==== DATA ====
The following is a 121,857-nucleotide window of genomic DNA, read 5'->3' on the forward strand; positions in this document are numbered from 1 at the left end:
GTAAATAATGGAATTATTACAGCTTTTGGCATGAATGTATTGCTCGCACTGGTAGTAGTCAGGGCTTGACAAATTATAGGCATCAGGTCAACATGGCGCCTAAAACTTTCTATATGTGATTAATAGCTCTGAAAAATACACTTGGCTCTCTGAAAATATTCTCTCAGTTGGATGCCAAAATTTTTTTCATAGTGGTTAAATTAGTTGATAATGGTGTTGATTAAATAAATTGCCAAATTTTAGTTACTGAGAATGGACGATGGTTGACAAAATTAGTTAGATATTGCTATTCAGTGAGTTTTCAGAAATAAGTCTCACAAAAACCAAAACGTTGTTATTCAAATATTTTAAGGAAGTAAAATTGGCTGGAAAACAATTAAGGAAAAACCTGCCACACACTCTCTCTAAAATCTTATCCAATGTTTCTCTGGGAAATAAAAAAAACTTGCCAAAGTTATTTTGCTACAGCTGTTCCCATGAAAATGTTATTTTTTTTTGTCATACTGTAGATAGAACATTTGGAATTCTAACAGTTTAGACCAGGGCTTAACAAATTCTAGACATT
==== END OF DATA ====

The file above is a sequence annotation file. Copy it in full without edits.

The following is a 121,857-nucleotide window of genomic DNA, read 5'->3' on the forward strand; positions in this document are numbered from 1 at the left end:
GTAAATAATGGAATTATTACAGCTTTTGGCATGAATGTATTGCTCGCACTGGTAGTAGTCAGGGCTTGACAAATTATAGGCATCAGGTCAACATGGCGCCTAAAACTTTCTATATGTGATTAATAGCTCTGAAAAATACACTTGGCTCTCTGAAAATATTCTCTCAGTTGGATGCCAAAATTTTTTTCATAGTGGTTAAATTAGTTGATAATGGTGTTGATTAAATAAATTGCCAAATTTTAGTTACTGAGAATGGACGATGGTTGACAAAATTAGTTAGATATTGCTATTCAGTGAGTTTTCAGAAATAAGTCTCACAAAAACCAAAACGTTGTTATTCAAATATTTTAAGGAAGTAAAATTGGCTGGAAAACAATTAAGGAAAAACCTGCCACACACTCTCTCTAAAATCTTATCCAATGTTTCTCTGGGAAATAAAAAAAACTTGCCAAAGTTATTTTGCTACAGCTGTTCCCATGAAAATGTTATTTTTTTTTGTCATACTGTAGATAGAACATTTGGAATTCTAACAGTTTAGACCAGGGCTTAACAAATTCTAGACATT